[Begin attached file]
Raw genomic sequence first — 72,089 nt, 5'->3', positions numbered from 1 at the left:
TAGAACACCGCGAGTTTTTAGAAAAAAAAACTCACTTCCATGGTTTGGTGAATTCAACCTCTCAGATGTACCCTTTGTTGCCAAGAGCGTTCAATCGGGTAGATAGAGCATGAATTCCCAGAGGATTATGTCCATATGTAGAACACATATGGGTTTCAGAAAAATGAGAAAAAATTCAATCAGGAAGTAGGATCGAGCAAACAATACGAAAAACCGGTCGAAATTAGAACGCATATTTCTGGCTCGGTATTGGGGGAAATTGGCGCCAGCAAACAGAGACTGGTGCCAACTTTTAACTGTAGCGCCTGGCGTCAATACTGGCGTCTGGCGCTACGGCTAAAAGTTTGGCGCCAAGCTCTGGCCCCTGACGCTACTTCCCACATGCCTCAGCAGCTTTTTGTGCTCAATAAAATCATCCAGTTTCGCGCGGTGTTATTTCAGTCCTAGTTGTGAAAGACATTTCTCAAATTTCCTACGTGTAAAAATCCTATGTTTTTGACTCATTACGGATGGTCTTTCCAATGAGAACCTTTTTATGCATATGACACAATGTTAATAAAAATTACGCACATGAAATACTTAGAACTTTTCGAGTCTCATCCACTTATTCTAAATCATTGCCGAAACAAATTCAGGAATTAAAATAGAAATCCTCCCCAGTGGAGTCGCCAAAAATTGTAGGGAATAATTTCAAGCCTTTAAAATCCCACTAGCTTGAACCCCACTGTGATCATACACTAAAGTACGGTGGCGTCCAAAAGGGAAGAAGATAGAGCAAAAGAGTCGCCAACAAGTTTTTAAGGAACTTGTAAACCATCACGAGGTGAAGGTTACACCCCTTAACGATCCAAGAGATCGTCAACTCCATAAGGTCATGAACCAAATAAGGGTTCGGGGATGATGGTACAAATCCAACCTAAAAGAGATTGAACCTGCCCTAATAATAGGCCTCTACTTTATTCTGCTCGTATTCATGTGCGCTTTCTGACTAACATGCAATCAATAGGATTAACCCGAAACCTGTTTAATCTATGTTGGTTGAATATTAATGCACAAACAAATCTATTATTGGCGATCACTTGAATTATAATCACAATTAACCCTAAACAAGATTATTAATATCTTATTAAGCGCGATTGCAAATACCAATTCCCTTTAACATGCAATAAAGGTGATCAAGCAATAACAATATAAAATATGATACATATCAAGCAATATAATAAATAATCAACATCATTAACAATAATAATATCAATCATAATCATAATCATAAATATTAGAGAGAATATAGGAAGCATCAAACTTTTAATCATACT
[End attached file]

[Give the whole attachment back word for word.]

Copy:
Raw genomic sequence first — 72,089 nt, 5'->3', positions numbered from 1 at the left:
TAGAACACCGCGAGTTTTTAGAAAAAAAAACTCACTTCCATGGTTTGGTGAATTCAACCTCTCAGATGTACCCTTTGTTGCCAAGAGCGTTCAATCGGGTAGATAGAGCATGAATTCCCAGAGGATTATGTCCATATGTAGAACACATATGGGTTTCAGAAAAATGAGAAAAAATTCAATCAGGAAGTAGGATCGAGCAAACAATACGAAAAACCGGTCGAAATTAGAACGCATATTTCTGGCTCGGTATTGGGGGAAATTGGCGCCAGCAAACAGAGACTGGTGCCAACTTTTAACTGTAGCGCCTGGCGTCAATACTGGCGTCTGGCGCTACGGCTAAAAGTTTGGCGCCAAGCTCTGGCCCCTGACGCTACTTCCCACATGCCTCAGCAGCTTTTTGTGCTCAATAAAATCATCCAGTTTCGCGCGGTGTTATTTCAGTCCTAGTTGTGAAAGACATTTCTCAAATTTCCTACGTGTAAAAATCCTATGTTTTTGACTCATTACGGATGGTCTTTCCAATGAGAACCTTTTTATGCATATGACACAATGTTAATAAAAATTACGCACATGAAATACTTAGAACTTTTCGAGTCTCATCCACTTATTCTAAATCATTGCCGAAACAAATTCAGGAATTAAAATAGAAATCCTCCCCAGTGGAGTCGCCAAAAATTGTAGGGAATAATTTCAAGCCTTTAAAATCCCACTAGCTTGAACCCCACTGTGATCATACACTAAAGTACGGTGGCGTCCAAAAGGGAAGAAGATAGAGCAAAAGAGTCGCCAACAAGTTTTTAAGGAACTTGTAAACCATCACGAGGTGAAGGTTACACCCCTTAACGATCCAAGAGATCGTCAACTCCATAAGGTCATGAACCAAATAAGGGTTCGGGGATGATGGTACAAATCCAACCTAAAAGAGATTGAACCTGCCCTAATAATAGGCCTCTACTTTATTCTGCTCGTATTCATGTGCGCTTTCTGACTAACATGCAATCAATAGGATTAACCCGAAACCTGTTTAATCTATGTTGGTTGAATATTAATGCACAAACAAATCTATTATTGGCGATCACTTGAATTATAATCACAATTAACCCTAAACAAGATTATTAATATCTTATTAAGCGCGATTGCAAATACCAATTCCCTTTAACATGCAATAAAGGTGATCAAGCAATAACAATATAAAATATGATACATATCAAGCAATATAATAAATAATCAACATCATTAACAATAATAATATCAATCATAATCATAATCATAAATATTAGAGAGAATATAGGAAGCATCAAACTTTTAATCATACT